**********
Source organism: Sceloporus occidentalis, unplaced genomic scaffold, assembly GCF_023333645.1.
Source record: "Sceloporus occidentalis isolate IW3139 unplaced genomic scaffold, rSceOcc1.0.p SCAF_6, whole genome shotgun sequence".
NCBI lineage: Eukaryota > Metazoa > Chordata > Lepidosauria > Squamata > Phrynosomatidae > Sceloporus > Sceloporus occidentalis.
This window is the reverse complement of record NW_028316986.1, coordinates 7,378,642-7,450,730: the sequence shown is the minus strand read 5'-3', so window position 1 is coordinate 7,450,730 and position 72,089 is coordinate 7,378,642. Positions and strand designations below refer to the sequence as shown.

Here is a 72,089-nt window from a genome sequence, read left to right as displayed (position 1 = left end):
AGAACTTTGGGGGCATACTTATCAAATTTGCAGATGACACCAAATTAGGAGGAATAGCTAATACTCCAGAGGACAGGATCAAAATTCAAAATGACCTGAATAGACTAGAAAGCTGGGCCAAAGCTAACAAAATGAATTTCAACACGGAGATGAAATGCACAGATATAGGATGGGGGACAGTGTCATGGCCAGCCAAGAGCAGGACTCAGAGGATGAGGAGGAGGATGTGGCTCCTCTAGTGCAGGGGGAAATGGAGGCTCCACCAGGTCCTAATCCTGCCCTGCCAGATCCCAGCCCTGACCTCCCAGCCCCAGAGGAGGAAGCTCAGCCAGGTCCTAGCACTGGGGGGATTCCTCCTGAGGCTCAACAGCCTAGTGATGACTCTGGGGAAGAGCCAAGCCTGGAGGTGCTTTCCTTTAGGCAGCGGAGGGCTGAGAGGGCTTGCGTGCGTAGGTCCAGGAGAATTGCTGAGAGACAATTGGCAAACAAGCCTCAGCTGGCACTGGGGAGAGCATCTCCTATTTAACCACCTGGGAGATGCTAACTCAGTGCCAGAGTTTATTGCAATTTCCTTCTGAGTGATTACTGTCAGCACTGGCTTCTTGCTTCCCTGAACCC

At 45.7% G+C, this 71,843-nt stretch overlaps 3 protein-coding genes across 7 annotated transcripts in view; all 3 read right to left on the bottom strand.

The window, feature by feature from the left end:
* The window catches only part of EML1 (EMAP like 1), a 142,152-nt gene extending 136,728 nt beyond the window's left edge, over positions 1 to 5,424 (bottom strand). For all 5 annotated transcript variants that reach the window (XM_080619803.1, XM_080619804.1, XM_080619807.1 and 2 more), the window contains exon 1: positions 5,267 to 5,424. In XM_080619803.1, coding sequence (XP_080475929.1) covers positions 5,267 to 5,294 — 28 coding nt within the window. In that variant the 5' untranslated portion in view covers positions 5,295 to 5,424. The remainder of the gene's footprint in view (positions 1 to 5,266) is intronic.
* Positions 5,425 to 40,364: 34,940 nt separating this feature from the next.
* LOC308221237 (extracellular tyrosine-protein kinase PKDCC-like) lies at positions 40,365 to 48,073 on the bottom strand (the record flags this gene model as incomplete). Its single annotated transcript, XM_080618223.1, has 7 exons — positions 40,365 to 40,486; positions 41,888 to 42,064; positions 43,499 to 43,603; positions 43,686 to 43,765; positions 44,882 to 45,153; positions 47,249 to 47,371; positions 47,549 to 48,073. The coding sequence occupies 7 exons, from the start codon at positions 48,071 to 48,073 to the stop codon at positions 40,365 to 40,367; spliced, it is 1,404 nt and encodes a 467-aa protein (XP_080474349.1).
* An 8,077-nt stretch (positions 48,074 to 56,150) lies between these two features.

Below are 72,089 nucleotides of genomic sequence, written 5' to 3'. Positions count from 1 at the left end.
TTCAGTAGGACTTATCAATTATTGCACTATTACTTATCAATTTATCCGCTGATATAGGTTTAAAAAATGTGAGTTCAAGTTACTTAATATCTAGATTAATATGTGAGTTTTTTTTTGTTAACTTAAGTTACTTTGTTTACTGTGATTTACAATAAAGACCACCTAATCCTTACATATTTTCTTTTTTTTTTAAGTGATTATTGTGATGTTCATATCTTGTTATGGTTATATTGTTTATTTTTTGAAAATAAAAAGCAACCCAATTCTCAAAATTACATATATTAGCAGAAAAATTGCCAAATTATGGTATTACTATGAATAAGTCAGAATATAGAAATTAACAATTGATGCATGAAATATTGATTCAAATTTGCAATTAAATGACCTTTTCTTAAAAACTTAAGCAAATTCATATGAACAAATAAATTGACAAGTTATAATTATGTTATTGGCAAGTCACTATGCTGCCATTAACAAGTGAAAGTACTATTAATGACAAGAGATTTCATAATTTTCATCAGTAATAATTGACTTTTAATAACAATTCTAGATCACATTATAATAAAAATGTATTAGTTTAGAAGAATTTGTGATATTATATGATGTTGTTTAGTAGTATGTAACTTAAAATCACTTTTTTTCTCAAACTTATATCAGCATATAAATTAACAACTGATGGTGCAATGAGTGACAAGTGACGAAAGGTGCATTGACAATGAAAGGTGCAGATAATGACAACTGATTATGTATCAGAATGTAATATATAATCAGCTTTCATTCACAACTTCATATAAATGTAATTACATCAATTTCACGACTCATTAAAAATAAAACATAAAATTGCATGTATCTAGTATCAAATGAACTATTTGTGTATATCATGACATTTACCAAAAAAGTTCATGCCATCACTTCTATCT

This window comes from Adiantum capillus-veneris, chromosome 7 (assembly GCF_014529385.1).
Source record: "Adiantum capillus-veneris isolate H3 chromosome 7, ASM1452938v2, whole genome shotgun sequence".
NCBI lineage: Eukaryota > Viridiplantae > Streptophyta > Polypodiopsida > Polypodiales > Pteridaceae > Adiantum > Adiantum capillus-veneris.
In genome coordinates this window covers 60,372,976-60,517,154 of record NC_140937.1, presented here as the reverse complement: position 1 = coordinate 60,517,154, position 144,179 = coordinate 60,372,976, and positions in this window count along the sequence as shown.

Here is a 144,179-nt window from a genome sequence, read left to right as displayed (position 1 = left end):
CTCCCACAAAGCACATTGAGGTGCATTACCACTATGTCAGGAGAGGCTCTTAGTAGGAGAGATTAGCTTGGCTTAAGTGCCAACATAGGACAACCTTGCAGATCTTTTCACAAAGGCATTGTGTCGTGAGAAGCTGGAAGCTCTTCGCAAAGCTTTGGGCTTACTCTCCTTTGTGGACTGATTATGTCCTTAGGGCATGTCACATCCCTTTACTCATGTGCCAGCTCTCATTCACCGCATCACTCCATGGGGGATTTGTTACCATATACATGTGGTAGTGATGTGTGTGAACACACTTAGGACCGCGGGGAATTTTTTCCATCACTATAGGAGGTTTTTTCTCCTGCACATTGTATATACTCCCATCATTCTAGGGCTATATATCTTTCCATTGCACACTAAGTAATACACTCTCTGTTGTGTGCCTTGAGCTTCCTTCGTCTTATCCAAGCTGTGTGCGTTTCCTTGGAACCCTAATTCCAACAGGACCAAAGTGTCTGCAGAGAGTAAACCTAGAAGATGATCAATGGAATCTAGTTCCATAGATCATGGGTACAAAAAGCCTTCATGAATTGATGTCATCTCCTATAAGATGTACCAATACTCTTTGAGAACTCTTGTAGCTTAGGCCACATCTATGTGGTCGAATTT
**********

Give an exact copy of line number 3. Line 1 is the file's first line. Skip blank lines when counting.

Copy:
NCBI lineage: Eukaryota > Metazoa > Chordata > Lepidosauria > Squamata > Phrynosomatidae > Sceloporus > Sceloporus occidentalis.